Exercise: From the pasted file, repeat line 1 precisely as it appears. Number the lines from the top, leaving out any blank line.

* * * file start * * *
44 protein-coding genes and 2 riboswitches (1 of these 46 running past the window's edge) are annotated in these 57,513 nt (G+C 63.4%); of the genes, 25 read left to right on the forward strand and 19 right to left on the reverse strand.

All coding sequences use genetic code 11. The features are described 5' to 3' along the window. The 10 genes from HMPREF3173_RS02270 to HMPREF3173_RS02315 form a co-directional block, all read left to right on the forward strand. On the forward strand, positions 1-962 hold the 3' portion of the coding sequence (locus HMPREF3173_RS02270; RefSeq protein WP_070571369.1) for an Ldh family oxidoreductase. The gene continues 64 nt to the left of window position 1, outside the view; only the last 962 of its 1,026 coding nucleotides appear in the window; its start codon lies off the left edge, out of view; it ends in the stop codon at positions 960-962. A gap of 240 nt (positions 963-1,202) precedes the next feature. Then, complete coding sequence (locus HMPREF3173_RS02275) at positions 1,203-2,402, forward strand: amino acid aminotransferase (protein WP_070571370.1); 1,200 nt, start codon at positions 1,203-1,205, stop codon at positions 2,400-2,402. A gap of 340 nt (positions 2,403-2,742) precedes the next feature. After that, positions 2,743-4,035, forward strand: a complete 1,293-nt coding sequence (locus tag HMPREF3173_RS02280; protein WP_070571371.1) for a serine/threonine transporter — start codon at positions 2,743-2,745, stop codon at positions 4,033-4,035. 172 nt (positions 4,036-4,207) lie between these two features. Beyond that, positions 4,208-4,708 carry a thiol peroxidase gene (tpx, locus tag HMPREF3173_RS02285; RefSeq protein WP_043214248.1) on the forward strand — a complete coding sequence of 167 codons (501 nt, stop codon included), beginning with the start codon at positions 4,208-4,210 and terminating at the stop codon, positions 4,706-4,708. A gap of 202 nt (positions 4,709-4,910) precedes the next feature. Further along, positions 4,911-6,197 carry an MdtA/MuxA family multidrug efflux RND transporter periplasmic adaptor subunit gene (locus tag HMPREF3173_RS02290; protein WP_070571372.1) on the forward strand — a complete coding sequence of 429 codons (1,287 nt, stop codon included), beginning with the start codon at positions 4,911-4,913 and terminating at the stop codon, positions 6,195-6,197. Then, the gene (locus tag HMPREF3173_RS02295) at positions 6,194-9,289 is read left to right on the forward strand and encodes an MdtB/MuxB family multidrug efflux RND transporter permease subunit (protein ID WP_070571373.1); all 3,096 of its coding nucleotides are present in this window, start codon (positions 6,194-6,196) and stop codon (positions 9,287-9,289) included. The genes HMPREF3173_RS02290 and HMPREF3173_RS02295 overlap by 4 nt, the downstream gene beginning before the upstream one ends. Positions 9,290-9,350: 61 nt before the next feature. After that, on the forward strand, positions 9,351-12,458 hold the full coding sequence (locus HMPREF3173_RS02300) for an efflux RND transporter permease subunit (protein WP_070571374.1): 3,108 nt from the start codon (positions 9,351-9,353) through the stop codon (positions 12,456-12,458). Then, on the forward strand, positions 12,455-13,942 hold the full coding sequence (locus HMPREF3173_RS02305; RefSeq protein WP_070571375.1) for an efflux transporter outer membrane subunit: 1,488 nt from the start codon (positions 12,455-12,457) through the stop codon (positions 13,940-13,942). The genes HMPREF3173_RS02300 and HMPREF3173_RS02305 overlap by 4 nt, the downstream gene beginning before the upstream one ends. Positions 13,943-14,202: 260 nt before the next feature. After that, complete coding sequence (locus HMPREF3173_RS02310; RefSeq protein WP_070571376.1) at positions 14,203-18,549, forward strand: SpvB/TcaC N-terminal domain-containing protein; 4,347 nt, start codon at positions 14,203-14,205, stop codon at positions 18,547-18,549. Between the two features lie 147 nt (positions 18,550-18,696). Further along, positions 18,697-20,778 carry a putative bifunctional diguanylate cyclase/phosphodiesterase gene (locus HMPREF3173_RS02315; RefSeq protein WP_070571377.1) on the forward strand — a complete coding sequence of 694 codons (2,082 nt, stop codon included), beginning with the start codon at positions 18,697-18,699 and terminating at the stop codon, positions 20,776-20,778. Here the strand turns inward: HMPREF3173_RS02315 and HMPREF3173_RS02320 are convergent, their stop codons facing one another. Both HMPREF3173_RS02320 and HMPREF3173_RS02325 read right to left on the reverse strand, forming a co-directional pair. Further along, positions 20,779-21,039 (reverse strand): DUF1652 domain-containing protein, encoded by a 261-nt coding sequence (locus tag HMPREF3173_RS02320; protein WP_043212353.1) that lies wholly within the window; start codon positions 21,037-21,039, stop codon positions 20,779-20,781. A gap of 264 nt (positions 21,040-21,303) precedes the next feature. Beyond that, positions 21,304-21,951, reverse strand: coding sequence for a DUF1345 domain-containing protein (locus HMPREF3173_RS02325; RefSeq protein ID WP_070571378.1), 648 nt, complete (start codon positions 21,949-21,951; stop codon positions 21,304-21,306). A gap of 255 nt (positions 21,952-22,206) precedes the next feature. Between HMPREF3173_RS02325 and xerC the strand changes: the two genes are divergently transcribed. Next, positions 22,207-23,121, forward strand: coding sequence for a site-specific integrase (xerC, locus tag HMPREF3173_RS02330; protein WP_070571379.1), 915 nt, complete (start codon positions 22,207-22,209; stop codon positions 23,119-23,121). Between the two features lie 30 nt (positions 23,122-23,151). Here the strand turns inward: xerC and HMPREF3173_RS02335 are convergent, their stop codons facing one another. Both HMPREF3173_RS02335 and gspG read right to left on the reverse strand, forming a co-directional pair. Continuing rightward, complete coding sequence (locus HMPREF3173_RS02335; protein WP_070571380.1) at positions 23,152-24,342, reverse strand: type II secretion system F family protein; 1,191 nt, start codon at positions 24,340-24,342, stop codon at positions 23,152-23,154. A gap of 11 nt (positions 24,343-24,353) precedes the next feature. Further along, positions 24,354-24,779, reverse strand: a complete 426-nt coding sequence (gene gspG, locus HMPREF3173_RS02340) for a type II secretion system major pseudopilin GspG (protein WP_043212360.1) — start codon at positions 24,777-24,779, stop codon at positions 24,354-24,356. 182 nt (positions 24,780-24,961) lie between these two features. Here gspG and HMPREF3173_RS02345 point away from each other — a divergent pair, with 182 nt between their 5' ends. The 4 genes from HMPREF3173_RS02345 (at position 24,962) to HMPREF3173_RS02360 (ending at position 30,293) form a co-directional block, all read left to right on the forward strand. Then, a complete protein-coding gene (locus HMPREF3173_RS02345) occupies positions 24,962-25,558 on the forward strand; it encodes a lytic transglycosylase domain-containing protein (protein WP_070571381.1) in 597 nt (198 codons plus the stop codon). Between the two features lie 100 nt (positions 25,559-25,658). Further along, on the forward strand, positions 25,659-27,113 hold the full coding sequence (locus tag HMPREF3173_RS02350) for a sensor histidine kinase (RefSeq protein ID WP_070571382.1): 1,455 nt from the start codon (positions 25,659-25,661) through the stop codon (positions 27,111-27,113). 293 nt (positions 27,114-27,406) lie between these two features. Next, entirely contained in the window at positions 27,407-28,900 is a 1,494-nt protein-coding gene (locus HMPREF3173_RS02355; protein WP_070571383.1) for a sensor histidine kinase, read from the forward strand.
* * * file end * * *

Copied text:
44 protein-coding genes and 2 riboswitches (1 of these 46 running past the window's edge) are annotated in these 57,513 nt (G+C 63.4%); of the genes, 25 read left to right on the forward strand and 19 right to left on the reverse strand.